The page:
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Second Look Sundays – Nov 5 2017

Second Look Sundays – Nov 5 2017


This week I recap the consequences of taking on too much debt and why we should drown out “financial noise”

Welcome to this week’s edition of “Second Look Sundays” – a recap of my favorite money-related posts of the week.  It’s a chance for me to lay-low for a day, and highlight some other fantastic folks! 

Whether new, or just new to me, these posts caught my eye, and I wanted to share them with everyone. 

Check back weekly to see what’s on deck!

Happy Sunday!



By:  Cash Dad


Read Time: 4-5 mins

Summary & Why I like it: In this post, Chris highlights the impact that debt has on our lives – namely it’s ability to “trap” us into payments.  I like how Chris raises the issue of instant gratification, and how our inability as Americans to be content with “today” forces us into a payment-lifestyle.  Personally, I like to think there is such thing as good debt, so long as it’s put to good use.  For example, school debt within moderation can help propel you into a higher earning career, and debt can add leverage to your investments).  These views slightly differ from what Chris highlights, but his perspective is excellent food for thought, especially given that a lot of people struggle with managing debt.  Definitely a good read!

Favorite quotes: 

“When you take on a debt – any debt, are you free to do with your money what you want?  The answer is: of course not. You have to start to pay back your debt – with interest to the bank. In my opinion, that makes you a slave.”

“I’m sure that all of us have or had debt at one time. We justify it as a way to buy things we can’t afford – Now! The United States is an instant-gratification society – we want things now.”

Related posts:             



By:  Family Money Plan


Read Time: 3-4 mins

Summary & Why I like it: In this post, Andrew takes the time to highlight the importance of being introspective.  He introduces something that resonated with me – your “personal economy.”  He argues that we all should spend more time focusing on things we can control (our income and our expenses) instead of focusing on things beyond our control (the broader economy).  I appreciate how he framed the need for all of us to think as if we were self-employed in order to hold ourselves accountable.  With this mindset, it’s easier to realize we’re in control of our income, our expenses, and our broader financial situation.  He encourages each of us to own our financial position, good or bad.  Overall, I think just about everyone can get something out of this!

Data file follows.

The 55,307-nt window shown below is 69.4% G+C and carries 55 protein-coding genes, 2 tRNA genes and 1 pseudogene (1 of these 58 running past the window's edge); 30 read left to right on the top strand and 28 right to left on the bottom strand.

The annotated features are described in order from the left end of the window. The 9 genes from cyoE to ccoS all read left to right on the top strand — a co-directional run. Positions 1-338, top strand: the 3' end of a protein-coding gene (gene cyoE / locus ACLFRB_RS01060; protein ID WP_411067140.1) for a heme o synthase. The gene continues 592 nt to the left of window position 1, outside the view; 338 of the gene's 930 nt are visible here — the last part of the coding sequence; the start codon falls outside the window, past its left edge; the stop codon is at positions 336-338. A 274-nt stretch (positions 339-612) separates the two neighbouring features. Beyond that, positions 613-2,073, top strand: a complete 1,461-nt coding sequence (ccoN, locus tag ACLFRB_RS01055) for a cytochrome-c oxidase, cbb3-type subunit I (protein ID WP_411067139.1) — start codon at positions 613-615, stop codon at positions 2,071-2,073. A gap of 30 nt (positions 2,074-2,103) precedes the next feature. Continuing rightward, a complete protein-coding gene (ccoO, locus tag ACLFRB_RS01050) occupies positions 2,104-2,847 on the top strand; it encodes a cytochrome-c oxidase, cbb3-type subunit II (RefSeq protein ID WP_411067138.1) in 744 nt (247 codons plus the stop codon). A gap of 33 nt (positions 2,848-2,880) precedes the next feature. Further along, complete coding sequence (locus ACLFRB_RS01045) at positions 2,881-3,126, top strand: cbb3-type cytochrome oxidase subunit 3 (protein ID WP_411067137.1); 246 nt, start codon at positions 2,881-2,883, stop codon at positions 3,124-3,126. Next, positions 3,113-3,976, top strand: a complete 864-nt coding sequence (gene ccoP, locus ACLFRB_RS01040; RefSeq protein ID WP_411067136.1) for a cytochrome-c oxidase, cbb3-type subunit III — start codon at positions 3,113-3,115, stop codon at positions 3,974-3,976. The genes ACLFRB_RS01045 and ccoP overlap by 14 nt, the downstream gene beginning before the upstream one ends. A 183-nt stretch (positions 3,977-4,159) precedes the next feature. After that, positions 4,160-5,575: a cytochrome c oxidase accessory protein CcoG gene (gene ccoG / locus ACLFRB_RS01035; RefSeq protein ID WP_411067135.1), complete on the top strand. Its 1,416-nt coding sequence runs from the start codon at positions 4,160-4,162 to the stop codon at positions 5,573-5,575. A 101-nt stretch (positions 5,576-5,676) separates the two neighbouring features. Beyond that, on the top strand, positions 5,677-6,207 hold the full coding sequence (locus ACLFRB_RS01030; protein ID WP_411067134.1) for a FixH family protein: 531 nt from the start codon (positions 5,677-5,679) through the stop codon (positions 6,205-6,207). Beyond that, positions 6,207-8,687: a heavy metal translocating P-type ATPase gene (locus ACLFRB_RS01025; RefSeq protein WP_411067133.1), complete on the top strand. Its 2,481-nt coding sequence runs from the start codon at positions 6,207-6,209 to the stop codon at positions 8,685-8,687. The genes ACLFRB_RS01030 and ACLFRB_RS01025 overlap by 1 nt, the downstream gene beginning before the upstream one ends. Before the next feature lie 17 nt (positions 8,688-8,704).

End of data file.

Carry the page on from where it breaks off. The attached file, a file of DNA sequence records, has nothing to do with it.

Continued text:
Favorite quotes: 

“Well, the economy might be in shambles. But how are you doing? How’s your personal economy?… You see my friends, markets are going to do what they are going to do. You don’t get to control that anymore than you can control the tides.  But your personal economy, that is something you have total control over.”

“Ask yourself these questions:  Are you making more this year than last year?  Have you been growing your income streams?  Do you have income streams, or is it just one stream?  Have you gotten rid of useless expenses?  Do you need to start working on ways to build up your reserves, cut expenses, and invest?”

“You see, we all have a tendency to compare ourselves to others.  It’s normal, and it’s wrong.  We shouldn’t compare ourselves to others. You didn’t have the same opportunities and set backs as me. So why would you compare yourself to me?”

Related posts:

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